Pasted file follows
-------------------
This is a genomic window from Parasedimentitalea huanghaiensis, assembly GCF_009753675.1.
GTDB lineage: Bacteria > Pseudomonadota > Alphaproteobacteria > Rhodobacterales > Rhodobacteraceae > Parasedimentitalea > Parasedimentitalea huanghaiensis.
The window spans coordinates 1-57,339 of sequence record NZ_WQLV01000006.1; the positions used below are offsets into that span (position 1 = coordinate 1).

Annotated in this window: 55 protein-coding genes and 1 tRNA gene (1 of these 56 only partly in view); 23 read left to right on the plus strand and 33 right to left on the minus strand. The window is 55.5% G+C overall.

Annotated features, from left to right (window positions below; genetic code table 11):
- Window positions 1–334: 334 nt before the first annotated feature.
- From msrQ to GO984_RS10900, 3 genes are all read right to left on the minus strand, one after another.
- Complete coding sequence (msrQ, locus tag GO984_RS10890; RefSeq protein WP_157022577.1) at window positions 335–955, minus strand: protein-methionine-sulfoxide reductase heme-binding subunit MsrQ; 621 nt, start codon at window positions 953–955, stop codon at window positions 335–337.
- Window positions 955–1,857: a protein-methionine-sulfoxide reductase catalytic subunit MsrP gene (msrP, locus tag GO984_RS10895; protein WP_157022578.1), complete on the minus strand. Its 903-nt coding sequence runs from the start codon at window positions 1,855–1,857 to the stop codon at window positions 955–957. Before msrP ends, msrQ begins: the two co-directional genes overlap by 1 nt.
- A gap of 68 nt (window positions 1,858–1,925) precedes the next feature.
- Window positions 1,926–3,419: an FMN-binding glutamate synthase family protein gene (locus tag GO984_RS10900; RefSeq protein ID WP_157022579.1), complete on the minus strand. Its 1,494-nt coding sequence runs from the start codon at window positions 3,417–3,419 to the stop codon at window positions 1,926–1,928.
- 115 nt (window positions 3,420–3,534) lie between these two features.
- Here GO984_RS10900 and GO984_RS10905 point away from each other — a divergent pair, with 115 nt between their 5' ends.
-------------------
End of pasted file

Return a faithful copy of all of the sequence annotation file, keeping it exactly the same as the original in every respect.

This is a genomic window from Parasedimentitalea huanghaiensis, assembly GCF_009753675.1.
GTDB lineage: Bacteria > Pseudomonadota > Alphaproteobacteria > Rhodobacterales > Rhodobacteraceae > Parasedimentitalea > Parasedimentitalea huanghaiensis.
The window spans coordinates 1-57,339 of sequence record NZ_WQLV01000006.1; the positions used below are offsets into that span (position 1 = coordinate 1).

Annotated in this window: 55 protein-coding genes and 1 tRNA gene (1 of these 56 only partly in view); 23 read left to right on the plus strand and 33 right to left on the minus strand. The window is 55.5% G+C overall.

Annotated features, from left to right (window positions below; genetic code table 11):
- Window positions 1–334: 334 nt before the first annotated feature.
- From msrQ to GO984_RS10900, 3 genes are all read right to left on the minus strand, one after another.
- Complete coding sequence (msrQ, locus tag GO984_RS10890; RefSeq protein WP_157022577.1) at window positions 335–955, minus strand: protein-methionine-sulfoxide reductase heme-binding subunit MsrQ; 621 nt, start codon at window positions 953–955, stop codon at window positions 335–337.
- Window positions 955–1,857: a protein-methionine-sulfoxide reductase catalytic subunit MsrP gene (msrP, locus tag GO984_RS10895; protein WP_157022578.1), complete on the minus strand. Its 903-nt coding sequence runs from the start codon at window positions 1,855–1,857 to the stop codon at window positions 955–957. Before msrP ends, msrQ begins: the two co-directional genes overlap by 1 nt.
- A gap of 68 nt (window positions 1,858–1,925) precedes the next feature.
- Window positions 1,926–3,419: an FMN-binding glutamate synthase family protein gene (locus tag GO984_RS10900; RefSeq protein ID WP_157022579.1), complete on the minus strand. Its 1,494-nt coding sequence runs from the start codon at window positions 3,417–3,419 to the stop codon at window positions 1,926–1,928.
- 115 nt (window positions 3,420–3,534) lie between these two features.
- Here GO984_RS10900 and GO984_RS10905 point away from each other — a divergent pair, with 115 nt between their 5' ends.